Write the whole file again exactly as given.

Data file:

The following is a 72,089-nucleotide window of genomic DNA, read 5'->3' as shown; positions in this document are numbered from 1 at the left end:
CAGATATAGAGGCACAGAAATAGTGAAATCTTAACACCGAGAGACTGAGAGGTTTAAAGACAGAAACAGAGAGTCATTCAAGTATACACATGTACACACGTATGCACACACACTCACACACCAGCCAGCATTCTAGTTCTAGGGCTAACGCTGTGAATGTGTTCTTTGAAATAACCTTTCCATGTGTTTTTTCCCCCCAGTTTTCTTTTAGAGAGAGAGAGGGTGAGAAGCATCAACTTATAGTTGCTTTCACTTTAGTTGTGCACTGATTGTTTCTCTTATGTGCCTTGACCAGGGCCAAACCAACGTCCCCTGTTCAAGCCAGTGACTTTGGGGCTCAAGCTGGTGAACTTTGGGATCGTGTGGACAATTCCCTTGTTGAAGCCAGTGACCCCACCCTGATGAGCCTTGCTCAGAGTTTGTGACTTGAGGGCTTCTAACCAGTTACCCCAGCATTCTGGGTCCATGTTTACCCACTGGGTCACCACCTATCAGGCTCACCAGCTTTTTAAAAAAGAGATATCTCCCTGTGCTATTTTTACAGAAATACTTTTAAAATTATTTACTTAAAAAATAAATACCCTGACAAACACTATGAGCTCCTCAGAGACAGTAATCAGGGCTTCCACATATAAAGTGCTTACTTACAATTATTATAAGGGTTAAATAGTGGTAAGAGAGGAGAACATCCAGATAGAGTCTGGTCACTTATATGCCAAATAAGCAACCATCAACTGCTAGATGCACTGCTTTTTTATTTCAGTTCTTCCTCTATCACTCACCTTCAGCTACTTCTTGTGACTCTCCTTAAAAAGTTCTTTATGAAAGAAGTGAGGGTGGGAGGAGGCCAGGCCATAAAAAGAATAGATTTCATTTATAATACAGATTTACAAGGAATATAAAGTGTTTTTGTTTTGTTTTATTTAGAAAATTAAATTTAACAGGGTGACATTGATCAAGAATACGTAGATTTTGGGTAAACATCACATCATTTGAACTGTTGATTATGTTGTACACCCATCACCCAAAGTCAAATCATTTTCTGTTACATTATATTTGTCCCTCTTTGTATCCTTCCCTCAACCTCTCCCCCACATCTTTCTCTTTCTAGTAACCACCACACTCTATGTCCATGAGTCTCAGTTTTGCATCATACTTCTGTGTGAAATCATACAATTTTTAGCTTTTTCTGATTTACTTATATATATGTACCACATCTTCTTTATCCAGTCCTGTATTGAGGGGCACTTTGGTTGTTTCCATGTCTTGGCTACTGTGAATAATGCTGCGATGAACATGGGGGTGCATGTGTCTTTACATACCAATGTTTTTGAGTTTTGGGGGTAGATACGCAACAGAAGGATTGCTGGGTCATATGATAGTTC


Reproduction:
The following is a 72,089-nucleotide window of genomic DNA, read 5'->3' as shown; positions in this document are numbered from 1 at the left end:
CAGATATAGAGGCACAGAAATAGTGAAATCTTAACACCGAGAGACTGAGAGGTTTAAAGACAGAAACAGAGAGTCATTCAAGTATACACATGTACACACGTATGCACACACACTCACACACCAGCCAGCATTCTAGTTCTAGGGCTAACGCTGTGAATGTGTTCTTTGAAATAACCTTTCCATGTGTTTTTTCCCCCCAGTTTTCTTTTAGAGAGAGAGAGGGTGAGAAGCATCAACTTATAGTTGCTTTCACTTTAGTTGTGCACTGATTGTTTCTCTTATGTGCCTTGACCAGGGCCAAACCAACGTCCCCTGTTCAAGCCAGTGACTTTGGGGCTCAAGCTGGTGAACTTTGGGATCGTGTGGACAATTCCCTTGTTGAAGCCAGTGACCCCACCCTGATGAGCCTTGCTCAGAGTTTGTGACTTGAGGGCTTCTAACCAGTTACCCCAGCATTCTGGGTCCATGTTTACCCACTGGGTCACCACCTATCAGGCTCACCAGCTTTTTAAAAAAGAGATATCTCCCTGTGCTATTTTTACAGAAATACTTTTAAAATTATTTACTTAAAAAATAAATACCCTGACAAACACTATGAGCTCCTCAGAGACAGTAATCAGGGCTTCCACATATAAAGTGCTTACTTACAATTATTATAAGGGTTAAATAGTGGTAAGAGAGGAGAACATCCAGATAGAGTCTGGTCACTTATATGCCAAATAAGCAACCATCAACTGCTAGATGCACTGCTTTTTTATTTCAGTTCTTCCTCTATCACTCACCTTCAGCTACTTCTTGTGACTCTCCTTAAAAAGTTCTTTATGAAAGAAGTGAGGGTGGGAGGAGGCCAGGCCATAAAAAGAATAGATTTCATTTATAATACAGATTTACAAGGAATATAAAGTGTTTTTGTTTTGTTTTATTTAGAAAATTAAATTTAACAGGGTGACATTGATCAAGAATACGTAGATTTTGGGTAAACATCACATCATTTGAACTGTTGATTATGTTGTACACCCATCACCCAAAGTCAAATCATTTTCTGTTACATTATATTTGTCCCTCTTTGTATCCTTCCCTCAACCTCTCCCCCACATCTTTCTCTTTCTAGTAACCACCACACTCTATGTCCATGAGTCTCAGTTTTGCATCATACTTCTGTGTGAAATCATACAATTTTTAGCTTTTTCTGATTTACTTATATATATGTACCACATCTTCTTTATCCAGTCCTGTATTGAGGGGCACTTTGGTTGTTTCCATGTCTTGGCTACTGTGAATAATGCTGCGATGAACATGGGGGTGCATGTGTCTTTACATACCAATGTTTTTGAGTTTTGGGGGTAGATACGCAACAGAAGGATTGCTGGGTCATATGATAGTTC